Attacking your opponent and being attacked helps fill a super meter at the bottom of the screen, and this meter is used for much more than simple super attacks. A section can be used to power up a special attack, it can push back an opponent during a block, players can even use it as a sort of "combo breaker", causing a clash sequence where they can wager a portion of their meter to either increase damage on their opponent or repel an attacker and regain some health. And, of course, if you decide to save up your meter until it fills completely, you can choose to use the whole dang thing for an over-the-top super attack. These attacks deal heavy damage, but no so much as to completely reverse the momentum of a fight. They are incredibly fun to watch, although some may prefer to forgo these god-like attacks to keep the action going at a faster pace. The tempered damage of these moves encourages people to think more strategically with their super meter, instead of just saving it for the end to finish the opponent with a super attack.
On top of all this, there are several set pieces in every stage that can be used during a fight. See a car just sitting there? Power characters can pick it up and smash it over their foe's head. More gadget oriented characters can plant a bomb to blow it up, catching their enemy in the blast. And the most acrobatic characters can leap from these pieces to get behind an opponent. These environmental attacks can be powerful when they hit and, at least for now, are completely unblockable. Some could argue that this breaks the balance of the game, but I believe that, for the purposes of a superhero game, it makes sense for super-powerful beings to be throwing around cars, tool cabinets, even baby-grand pianos. Most stages can also transition to another area if a fighter gets knocked into the right end of the screen, causing massive damage to the poor soul that gets hit into them. This is both a hit and miss feature, because while it makes perfect sense for Superman to knock his opponents through entire buildings, seeing the Joker and Batman do the same just seems a little too silly. Regardless, if people wish not to have these environmental features during a fight, they can choose to turn them off before a fight.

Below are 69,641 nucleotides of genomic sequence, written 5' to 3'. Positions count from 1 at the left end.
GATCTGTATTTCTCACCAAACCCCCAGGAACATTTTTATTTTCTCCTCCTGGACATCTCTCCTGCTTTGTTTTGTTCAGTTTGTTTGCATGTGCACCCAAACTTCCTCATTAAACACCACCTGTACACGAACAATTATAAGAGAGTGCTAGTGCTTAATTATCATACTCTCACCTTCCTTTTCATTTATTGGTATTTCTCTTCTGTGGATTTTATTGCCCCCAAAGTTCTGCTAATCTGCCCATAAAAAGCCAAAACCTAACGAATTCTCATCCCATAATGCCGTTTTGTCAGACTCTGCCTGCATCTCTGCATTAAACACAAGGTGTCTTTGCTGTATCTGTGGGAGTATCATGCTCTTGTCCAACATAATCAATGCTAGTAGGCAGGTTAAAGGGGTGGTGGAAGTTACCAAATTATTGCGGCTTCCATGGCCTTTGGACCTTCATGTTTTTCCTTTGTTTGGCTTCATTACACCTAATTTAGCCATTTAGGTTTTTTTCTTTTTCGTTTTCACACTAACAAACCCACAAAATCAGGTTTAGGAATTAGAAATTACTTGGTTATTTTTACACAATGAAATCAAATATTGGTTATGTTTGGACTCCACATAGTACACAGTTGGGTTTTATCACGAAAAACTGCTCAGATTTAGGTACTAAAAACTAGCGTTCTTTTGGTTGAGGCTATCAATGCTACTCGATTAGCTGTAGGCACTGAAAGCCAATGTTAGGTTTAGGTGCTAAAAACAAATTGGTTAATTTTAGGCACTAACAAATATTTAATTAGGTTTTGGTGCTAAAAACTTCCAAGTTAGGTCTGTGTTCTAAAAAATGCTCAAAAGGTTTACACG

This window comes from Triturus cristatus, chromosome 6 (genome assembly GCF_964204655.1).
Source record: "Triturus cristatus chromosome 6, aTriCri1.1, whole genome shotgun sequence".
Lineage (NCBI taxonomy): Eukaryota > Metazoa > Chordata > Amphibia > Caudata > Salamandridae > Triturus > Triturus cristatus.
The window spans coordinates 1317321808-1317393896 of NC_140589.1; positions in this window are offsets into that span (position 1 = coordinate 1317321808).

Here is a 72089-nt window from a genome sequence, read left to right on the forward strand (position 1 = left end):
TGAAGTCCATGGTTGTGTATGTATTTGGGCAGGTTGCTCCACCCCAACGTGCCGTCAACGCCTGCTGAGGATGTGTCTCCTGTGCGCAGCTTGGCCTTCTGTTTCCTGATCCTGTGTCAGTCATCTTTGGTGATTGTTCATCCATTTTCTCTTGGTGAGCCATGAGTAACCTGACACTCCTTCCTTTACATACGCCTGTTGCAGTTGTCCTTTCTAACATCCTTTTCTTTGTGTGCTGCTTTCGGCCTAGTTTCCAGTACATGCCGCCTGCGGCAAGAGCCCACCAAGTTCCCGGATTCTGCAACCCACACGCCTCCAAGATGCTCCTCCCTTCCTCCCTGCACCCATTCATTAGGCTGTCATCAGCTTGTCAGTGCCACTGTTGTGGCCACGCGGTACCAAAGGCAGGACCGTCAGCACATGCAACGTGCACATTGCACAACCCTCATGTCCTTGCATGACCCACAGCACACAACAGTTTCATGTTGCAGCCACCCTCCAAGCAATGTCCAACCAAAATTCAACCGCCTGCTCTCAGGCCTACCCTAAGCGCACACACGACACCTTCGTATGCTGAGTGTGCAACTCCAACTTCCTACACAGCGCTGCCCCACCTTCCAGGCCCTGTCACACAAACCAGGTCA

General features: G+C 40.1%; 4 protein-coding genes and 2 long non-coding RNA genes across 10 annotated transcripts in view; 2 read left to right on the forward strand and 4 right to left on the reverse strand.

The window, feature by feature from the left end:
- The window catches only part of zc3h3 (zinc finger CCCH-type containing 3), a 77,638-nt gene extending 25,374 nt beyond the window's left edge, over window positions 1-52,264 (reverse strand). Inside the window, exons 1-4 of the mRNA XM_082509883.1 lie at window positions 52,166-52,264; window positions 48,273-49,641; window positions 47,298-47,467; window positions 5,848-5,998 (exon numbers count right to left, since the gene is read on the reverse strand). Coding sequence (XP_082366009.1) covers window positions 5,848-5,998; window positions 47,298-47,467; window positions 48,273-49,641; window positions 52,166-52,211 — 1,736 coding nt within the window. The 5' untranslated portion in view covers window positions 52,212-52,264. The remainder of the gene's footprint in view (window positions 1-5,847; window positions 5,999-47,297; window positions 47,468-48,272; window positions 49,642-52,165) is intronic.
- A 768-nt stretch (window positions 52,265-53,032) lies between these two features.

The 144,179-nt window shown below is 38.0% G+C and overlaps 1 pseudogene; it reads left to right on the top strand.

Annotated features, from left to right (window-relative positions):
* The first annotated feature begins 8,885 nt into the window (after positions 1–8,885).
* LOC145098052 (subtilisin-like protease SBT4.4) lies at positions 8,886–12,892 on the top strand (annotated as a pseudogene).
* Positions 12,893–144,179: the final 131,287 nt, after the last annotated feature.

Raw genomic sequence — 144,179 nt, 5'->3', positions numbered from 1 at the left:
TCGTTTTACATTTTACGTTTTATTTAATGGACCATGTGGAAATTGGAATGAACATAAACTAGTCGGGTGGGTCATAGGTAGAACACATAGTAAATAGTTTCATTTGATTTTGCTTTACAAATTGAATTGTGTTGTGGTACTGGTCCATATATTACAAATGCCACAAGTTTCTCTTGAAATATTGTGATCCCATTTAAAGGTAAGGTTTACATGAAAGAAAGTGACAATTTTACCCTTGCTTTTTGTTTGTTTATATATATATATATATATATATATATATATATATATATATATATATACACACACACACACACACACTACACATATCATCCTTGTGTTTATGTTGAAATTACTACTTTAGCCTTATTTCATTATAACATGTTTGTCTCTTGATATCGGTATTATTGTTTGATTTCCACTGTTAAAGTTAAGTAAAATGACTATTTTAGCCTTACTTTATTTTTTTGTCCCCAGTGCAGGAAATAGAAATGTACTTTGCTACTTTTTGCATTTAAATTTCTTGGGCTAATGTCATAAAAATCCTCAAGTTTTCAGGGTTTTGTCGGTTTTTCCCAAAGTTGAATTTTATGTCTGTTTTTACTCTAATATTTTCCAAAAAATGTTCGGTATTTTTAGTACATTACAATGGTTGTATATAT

Overall, the controls and game flow of Injustice allow for a broad range of players to enjoy it, and can serve to get some new players into the fighting genre while enticing hardcore veterans to learn the ins and outs of their preferred characters. The game is fun, plain and simple.
DC Comics are usually not a place for gritty realism, and for the most part NRS did a good job of maintaining the over-the-top action of the comics while also bringing in the subtle punches of humor that these characters are known for. Graphics-wise, this translates into costumes for characters that, while unique to Injustice, draws heavy inspiration from the source material. Many arenas are incredibly detailed and have hidden nuggets of fan-service hidden among them. Heroes and villains appear regularly in the background in many stages, some even take part during transitions. There's nothing quite like knocking somebody through Arkham Asylum, and seeing them get jumped by the Scarecrow, or ganged up on by Batman's greatest villains. Textures carry a stunning amount of detail, which is especially apparent when you see characters faces during super attacks. It's clear that NRS wanted a game that serves as a big sappy love letter to DC fans.
Menus have several themes going for them, the main menu having a backdrop of a massive super-human fight seemingly frozen in time. The character select screen has heroes and villains on either side, and the two combatants have full portraits in the center. There is a surprising amount of polish to everything that only serves to draw in the players even more. And since Nintendo's newest console is HD capable, there is thankfully no dip in graphical quality among the three versions of this game. Graphically, the game is as strong as the heroes and villains it presents.
The sound work in this game is very much hit and miss. Apart from the theme at the main menu and the song created for the credits, most of the music in this game is incredibly forgettable. Not bad, just nothing special. It tends to fade to the background, where I suppose it is meant to be. Thankfully the music changes whenever someone uses a super attack or knocks an opponent through a stage transition. Despite the forgettable nature of the arena tunes, everything is recorded by a full orchestra and still serves to bring an epic vibe to these epic fights.